Luther, as I mentioned, hated this theology of ascent. In a great essay on the Eucharist called That These Words of Christ, “This is My Body”, Etc., Still Stand Firm Against the Fanatics—pretty good title—he talked about the Ascension in this way: “In the first place, we take up the article (of the creed) that Christ sits at the right hand of God…I suppose (the fanatics) will dream up for us, as one does for children, an imaginary heaven in which a golden throne stands, and Christ sits beside the Father in a cowl and golden crown, the way artists paint it…” Luther, as you can see, likes art, but doesn’t want us to go about building a theology on it. He goes on to say, “Where is the Scripture which limits the right hand of God…to one place?” In other words, “Why are you looking up? Even if you scour space with the most powerful telescope, you won’t be able to peer into God’s heavenly bedroom.” “The Scriptures teach us,” he writes, “that the right hand of God is not a specific place in which a body may or must be, such as on a golden throne, but is the almighty power of God, which at one and the same time can be nowhere and yet must be everywhere.”
I love that—can be nowhere and yet must be everywhere. Luke knows about this—remember about the story of the men traveling on the road to Emmaus, and Jesus shows up?” The power of God is immeasurable and breaks all boundaries—it will not be contained. Luther says it is beyond and above all that is or may be—but, “On the other hand, it must be essentially present at all places, even in the tiniest tree leaf. The reason is this: It is God who creates, effects, preserves all things through his almighty power and right hand, as our Creed confesses.” Or, as Paul tells us today in Ephesians: “And he has put all things under his feet and has made him the head over all things for the church, which is his body, the fullness of him who fills all in all.”
The key here, is this (Luther again): “God must be present in every creature in its innermost and outermost being, on all sides, through and through, below and above, before and behind, so that nothing can be more truly present and within all creatures than God with his power.” That’s what Scripture means when it talks about putting all things at the feet of Christ—Christ is all in all, just as the Father is all in all and the Spirit is all in all. And yes, God is above all, too.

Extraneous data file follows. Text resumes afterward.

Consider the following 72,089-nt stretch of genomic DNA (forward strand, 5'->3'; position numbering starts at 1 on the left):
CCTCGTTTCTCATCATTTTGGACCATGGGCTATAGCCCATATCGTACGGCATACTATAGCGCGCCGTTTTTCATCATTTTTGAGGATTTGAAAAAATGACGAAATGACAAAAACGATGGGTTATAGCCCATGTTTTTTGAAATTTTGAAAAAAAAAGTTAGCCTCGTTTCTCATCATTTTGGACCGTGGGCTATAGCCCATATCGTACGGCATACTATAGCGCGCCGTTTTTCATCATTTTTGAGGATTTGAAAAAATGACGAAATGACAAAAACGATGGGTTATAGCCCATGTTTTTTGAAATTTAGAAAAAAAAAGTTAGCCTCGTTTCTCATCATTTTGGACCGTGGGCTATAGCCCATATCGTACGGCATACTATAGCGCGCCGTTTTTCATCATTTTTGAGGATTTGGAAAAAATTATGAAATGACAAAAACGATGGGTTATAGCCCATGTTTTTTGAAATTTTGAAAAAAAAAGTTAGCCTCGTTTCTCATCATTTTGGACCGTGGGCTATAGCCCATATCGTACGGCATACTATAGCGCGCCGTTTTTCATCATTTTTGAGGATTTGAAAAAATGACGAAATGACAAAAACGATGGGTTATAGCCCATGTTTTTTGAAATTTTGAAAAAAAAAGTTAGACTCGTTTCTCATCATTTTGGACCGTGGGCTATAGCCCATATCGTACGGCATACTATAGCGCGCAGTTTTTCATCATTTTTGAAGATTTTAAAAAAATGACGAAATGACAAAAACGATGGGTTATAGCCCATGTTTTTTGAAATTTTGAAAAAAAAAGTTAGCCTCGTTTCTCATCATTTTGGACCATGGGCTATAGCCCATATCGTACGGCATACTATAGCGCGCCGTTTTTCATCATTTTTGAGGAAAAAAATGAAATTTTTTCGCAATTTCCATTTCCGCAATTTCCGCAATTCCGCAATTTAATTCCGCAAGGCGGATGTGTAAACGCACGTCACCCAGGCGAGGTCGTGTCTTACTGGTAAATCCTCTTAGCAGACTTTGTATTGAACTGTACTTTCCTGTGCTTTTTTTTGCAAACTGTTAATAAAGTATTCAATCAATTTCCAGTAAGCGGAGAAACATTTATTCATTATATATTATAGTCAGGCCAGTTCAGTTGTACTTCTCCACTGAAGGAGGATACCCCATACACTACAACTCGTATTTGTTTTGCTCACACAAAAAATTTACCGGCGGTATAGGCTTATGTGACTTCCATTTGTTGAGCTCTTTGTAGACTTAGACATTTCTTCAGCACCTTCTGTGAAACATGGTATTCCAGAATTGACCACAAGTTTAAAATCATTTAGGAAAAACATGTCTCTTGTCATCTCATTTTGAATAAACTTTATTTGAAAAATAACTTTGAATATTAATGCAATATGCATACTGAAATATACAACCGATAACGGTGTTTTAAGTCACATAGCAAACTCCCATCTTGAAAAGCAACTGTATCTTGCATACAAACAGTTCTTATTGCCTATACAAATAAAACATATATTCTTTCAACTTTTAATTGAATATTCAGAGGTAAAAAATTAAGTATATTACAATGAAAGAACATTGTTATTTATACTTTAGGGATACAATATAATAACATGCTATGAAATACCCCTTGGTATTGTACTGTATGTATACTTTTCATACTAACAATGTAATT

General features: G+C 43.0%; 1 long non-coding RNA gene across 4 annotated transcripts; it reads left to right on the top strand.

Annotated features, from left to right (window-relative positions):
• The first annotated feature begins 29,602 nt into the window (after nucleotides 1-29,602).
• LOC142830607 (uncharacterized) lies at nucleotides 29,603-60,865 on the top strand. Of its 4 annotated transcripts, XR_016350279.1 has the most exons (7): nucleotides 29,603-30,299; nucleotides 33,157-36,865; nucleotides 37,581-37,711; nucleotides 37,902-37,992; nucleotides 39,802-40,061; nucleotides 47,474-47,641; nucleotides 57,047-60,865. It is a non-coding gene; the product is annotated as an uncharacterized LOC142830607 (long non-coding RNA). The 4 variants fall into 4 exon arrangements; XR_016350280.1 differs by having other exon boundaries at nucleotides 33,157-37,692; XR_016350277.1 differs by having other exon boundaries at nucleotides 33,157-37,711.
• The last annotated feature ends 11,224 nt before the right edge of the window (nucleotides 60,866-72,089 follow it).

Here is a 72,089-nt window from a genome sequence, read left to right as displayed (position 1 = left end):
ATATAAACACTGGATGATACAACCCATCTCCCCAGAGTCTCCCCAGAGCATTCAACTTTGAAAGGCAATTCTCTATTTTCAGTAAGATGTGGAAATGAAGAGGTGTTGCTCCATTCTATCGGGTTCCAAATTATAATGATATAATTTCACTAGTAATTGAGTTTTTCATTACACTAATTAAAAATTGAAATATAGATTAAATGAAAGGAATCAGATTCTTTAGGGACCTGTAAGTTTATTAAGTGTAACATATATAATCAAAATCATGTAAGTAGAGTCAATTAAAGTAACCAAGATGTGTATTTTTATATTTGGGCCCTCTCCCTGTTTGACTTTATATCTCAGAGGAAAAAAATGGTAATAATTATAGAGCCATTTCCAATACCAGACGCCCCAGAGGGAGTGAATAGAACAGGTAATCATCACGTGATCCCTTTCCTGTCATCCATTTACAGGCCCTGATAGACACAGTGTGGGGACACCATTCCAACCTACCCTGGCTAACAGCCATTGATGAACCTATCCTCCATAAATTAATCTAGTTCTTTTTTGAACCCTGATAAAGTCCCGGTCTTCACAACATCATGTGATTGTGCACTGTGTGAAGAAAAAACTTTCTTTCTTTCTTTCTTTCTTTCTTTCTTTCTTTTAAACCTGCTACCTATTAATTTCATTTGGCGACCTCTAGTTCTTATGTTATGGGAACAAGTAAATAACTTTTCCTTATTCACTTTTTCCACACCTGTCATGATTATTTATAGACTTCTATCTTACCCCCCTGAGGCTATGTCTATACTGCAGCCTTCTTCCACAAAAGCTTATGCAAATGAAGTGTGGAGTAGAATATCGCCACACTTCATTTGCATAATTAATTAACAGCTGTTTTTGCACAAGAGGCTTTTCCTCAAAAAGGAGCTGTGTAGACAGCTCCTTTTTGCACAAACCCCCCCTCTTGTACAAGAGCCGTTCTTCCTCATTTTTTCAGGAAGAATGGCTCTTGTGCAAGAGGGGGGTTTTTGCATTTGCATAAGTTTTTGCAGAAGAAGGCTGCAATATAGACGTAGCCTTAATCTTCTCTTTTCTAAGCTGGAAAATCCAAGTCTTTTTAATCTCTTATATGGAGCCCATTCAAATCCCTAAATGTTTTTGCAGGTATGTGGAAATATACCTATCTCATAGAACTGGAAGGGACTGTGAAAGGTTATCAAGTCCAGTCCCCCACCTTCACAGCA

So Ascension means, fundamentally, that Christ is wherever we are. He is not there exactly like you’d say a rock is there, or your spouse: Christ is the power and the word of God, upholding and calling forth the world, present with us and active among us.
This leads me to think a little about Mother’s Day. We honor the mothers among us, but we also recognize those who wish to be a mother but never could, and all the ways motherhood itself is full of pain: with miscarriage and other ways pregnancy can go wrong, with the difficult choices in childbirth and childrearing. We know through motherhood that creation and the material world God loves is broken and in need, crying out in joy and in pain. And the Ascension means that God hears and answers our cries, and that the new birth of not only our bodies, but of this whole Earth, comes to us through the presence of Jesus Christ.
To believe in the Ascension is to believe that all of Creation is sacred because it is Godmade and Godfilled and Godloved. But most of all, it is holy because God chooses to enter it and reveal Godself to us. Present everywhere, God reveals himself in promises—in the Word, in the Sacraments, and in loving care for all things. We are people of the theology of descent—God comes down to us, and by coming to us, lifts us up. Or down. Or sideways. God fills all in all, and opens us to receive grace, wherever we are. Amen.
Reverend John Flack